An explosion at an outdoor wedding party in the southern Turkish city of Gaziantep has killed at least 30 people and injured 94 more, the region’s governor says.
The Turkish government has called it a “terror attack” and suggested it was carried out by a suicide bomber.
Gaziantep, which is mainly Kurdish, is 64km (40 miles) from the Syrian border.
Deputy Prime Minister Mehmet Simsek called the attack “barbaric” but said: “God willing, we will overcome.”
It happened in a part of the city where many university students live, after a wedding party spilled out on to the streets. The blast was heard across town.
Was IS behind this? Mark Lowen, Istanbul
No group has said it was behind the bombing – but government sources say it could have been carried out by so-called Islamic State, which is known to have operatives in the border city of Gaziantep.
Turkey has been hit by a series of bombs both by IS and Kurdish militants in the past year, with the last IS attack on Istanbul airport in June, killing more than 40 people.
The jihadists have recently lost ground in northern Syria, including a former stronghold, Manbij. Syrian rebel soldiers are preparing to advance further into the IS-held province of Jarablus.
If this bomb was the work of IS, there will be speculation it is a revenge attack, intended as a show of strength by a group on the defensive.
The BBC’s Seref Isler, who is from Gaziantep, said the attack “took place in a city that is already on edge because of what’s happening right across the border” but was even more shocking because a wedding party was targeted.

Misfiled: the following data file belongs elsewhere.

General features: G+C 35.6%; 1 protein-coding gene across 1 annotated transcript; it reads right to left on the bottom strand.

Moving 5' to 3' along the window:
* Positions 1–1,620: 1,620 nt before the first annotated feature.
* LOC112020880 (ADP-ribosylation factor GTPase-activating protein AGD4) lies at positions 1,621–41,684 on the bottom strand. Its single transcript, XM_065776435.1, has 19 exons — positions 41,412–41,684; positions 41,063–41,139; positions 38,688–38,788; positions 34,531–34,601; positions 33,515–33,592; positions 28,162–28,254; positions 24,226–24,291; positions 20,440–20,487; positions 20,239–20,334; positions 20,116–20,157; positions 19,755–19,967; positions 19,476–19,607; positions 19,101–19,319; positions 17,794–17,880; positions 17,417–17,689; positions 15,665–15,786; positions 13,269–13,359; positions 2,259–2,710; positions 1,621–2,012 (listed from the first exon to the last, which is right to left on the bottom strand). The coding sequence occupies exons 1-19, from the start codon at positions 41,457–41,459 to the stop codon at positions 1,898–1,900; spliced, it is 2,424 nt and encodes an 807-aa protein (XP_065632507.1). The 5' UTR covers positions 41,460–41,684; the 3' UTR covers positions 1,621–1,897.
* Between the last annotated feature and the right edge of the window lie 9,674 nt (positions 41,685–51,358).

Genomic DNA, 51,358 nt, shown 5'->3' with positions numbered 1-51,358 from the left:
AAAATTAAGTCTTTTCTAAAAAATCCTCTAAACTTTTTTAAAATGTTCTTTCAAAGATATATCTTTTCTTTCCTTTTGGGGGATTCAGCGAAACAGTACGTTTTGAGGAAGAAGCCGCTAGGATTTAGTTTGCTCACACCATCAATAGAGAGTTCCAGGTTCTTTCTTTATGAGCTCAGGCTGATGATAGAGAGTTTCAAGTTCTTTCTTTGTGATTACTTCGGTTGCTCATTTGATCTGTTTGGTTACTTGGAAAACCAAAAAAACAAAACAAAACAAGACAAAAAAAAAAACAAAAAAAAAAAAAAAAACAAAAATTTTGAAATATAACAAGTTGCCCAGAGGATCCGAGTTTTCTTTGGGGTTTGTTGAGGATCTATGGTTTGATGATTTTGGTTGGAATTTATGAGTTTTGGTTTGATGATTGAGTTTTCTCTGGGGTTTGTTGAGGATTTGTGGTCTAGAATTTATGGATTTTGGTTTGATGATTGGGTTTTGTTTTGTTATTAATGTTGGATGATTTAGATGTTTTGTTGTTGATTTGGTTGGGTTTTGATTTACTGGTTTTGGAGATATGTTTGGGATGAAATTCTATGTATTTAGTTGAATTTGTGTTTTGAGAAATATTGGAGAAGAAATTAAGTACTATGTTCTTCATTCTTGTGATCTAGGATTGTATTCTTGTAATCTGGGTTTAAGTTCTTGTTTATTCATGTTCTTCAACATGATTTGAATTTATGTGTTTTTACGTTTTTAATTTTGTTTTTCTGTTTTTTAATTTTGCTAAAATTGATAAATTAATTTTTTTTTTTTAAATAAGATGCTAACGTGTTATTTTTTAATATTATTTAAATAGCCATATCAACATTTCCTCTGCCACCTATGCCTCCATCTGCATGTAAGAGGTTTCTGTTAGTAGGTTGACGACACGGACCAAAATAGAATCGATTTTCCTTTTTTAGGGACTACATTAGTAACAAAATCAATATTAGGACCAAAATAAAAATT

He said: “Weddings are in Turkey considered sacred and very happy occasions, so to intentionally turn it in to a bloodbath has received some very staunch criticism to say the least.
“Turkish society seems to have been horrified that this has targeted specifically a wedding, what should have been the happiest day of this couple’s lives.”
Southern Turkey has been hit by several deadly blasts over the past year, linked either to Kurdish separatist militants or so-called Islamic State (IS).
Often the attacks were linked to developments in the war raging in Syria.
A suicide bomber believed to have links to IS killed two policemen in Gaziantep in May.
In northern Syria, just south of Gaziantep, there has been heavy fighting between IS jihadist militants and Syrian Kurdish forces known as the YPG.
The border town of Kobane was wrested back from IS control by Kurdish-led forces in January 2015, after months of bitter fighting.
There has been a spate of bombings in eastern Turkey in recent months blamed on the rebel Kurdistan Workers’ Party (PKK).
Earlier on Saturday, Turkey’s government said the country would take a more active role in efforts to end the war in Syria. Prime Minister Binali Yildirim said a future political settlement for Syria must not include Mr Assad, the PKK or IS.
“In the six months ahead of us, we shall be playing a more active role,” Mr Yildirim said. “It means not allowing Syria to be divided along ethnic lines.”